Half four-door coupe, half SUV, the X4 follows in the footsteps of its illustrious elder sister, the X6. But how good is it to drive and just how practical is it, especially with that tight-fitting roof?
In our constant endeavour to get you the story first, we at Autocar India often go to extraordinary lengths. In the past we’ve picked cars up from ports, we’ve driven them off the backs of trailers, and early last year, we even drove a couple straight off the motor show floor.
What we are about to do this time around, however, is something we’ve never done before. We’re not just here at the BMW plant outside Chennai to pick up the new X4. No, we’re here to drive it, get this . . . straight off the end of the production line. No dispatch delays, no days lost in transport, no calling the stockyard, nothing – just wait for the car to be produced, get in, and drive off.
It’s actually even crazier than it sounds. The car starts off as a bare-metal shell at one end, and by the time it’s out the other end, we have to drive it away. And what’s stranger still is loading all our kit into the boot of the X4 at the end of the light tunnel, while final quality checks are being carried out.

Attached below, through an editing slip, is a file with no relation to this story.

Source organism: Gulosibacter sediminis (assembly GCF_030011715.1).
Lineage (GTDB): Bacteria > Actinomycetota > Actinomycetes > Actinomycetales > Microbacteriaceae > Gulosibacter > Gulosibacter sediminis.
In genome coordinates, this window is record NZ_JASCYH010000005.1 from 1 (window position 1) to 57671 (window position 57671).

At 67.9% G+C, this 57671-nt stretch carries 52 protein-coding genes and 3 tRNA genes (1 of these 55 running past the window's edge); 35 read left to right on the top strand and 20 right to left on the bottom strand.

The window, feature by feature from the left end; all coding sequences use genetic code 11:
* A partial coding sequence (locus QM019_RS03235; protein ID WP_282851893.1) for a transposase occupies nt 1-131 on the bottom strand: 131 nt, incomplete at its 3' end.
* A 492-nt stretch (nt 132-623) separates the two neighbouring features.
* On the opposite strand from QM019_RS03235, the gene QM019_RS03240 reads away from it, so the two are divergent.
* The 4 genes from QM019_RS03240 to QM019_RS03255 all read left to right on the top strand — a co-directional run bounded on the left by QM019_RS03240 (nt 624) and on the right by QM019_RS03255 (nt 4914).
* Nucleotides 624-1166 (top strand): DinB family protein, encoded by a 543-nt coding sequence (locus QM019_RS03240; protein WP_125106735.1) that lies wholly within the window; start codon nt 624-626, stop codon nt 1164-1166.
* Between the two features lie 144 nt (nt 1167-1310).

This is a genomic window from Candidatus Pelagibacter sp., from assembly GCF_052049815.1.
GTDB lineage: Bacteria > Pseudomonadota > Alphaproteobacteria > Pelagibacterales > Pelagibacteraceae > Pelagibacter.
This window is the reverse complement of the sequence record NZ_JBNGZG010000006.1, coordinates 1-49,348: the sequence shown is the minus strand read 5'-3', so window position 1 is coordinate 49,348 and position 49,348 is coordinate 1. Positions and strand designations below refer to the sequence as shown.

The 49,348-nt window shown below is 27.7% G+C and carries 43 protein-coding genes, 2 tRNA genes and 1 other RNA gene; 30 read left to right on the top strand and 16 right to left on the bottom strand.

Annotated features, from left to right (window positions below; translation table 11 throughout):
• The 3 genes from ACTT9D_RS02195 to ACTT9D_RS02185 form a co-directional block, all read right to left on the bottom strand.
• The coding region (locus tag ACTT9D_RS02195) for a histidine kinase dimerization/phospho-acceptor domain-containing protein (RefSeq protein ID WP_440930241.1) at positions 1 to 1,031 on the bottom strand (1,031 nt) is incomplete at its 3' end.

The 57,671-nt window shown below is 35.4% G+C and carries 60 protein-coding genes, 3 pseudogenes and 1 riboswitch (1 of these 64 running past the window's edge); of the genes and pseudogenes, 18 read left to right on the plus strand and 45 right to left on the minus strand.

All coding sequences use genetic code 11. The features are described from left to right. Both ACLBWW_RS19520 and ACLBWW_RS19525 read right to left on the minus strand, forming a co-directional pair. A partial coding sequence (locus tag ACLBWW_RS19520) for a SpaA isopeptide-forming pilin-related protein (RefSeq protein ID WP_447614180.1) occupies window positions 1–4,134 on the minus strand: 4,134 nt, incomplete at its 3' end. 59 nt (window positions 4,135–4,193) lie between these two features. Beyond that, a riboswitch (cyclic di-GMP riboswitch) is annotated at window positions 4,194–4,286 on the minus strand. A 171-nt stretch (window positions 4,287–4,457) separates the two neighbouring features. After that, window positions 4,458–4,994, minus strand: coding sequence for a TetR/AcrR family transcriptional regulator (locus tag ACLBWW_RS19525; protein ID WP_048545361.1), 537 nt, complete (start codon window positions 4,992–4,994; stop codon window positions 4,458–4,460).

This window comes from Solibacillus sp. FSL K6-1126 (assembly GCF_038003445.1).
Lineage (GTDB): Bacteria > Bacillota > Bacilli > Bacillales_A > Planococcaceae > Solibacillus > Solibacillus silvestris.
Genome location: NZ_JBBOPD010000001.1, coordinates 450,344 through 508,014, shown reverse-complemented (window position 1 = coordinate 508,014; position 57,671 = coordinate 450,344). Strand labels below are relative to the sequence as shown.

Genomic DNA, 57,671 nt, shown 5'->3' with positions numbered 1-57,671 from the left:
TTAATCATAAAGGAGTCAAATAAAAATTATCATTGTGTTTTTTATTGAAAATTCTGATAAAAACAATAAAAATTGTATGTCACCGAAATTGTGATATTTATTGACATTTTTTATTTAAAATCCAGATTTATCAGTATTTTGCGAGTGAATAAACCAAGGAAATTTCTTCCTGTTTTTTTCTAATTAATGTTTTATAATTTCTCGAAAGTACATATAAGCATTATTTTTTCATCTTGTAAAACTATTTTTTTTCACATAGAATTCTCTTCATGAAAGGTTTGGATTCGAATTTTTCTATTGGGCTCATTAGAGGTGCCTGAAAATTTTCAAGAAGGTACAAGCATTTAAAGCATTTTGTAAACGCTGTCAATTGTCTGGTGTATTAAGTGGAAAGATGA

I undertake my own walk-around. As always, job number one, before taking off on a long drive, involves checking the spare. Thankfully, most BMWs now get one, and what’s nice is that – like in the 5 Series – the space-saver in the X4 sits in its own little stowage area under the floor of the boot. This does mean there’s a bit less space for luggage now (it’s just 395 liters) and the boot floor is a now higher still. So if you have heavy bags, you’ll have to do some heavy shrugs. Still, this is clearly more practical than having to toss your luggage on top of a spare that’s carelessly strapped to the floor; something other luxury manufacturers do.
Spoiler inspired by stealth bomber engine intakes.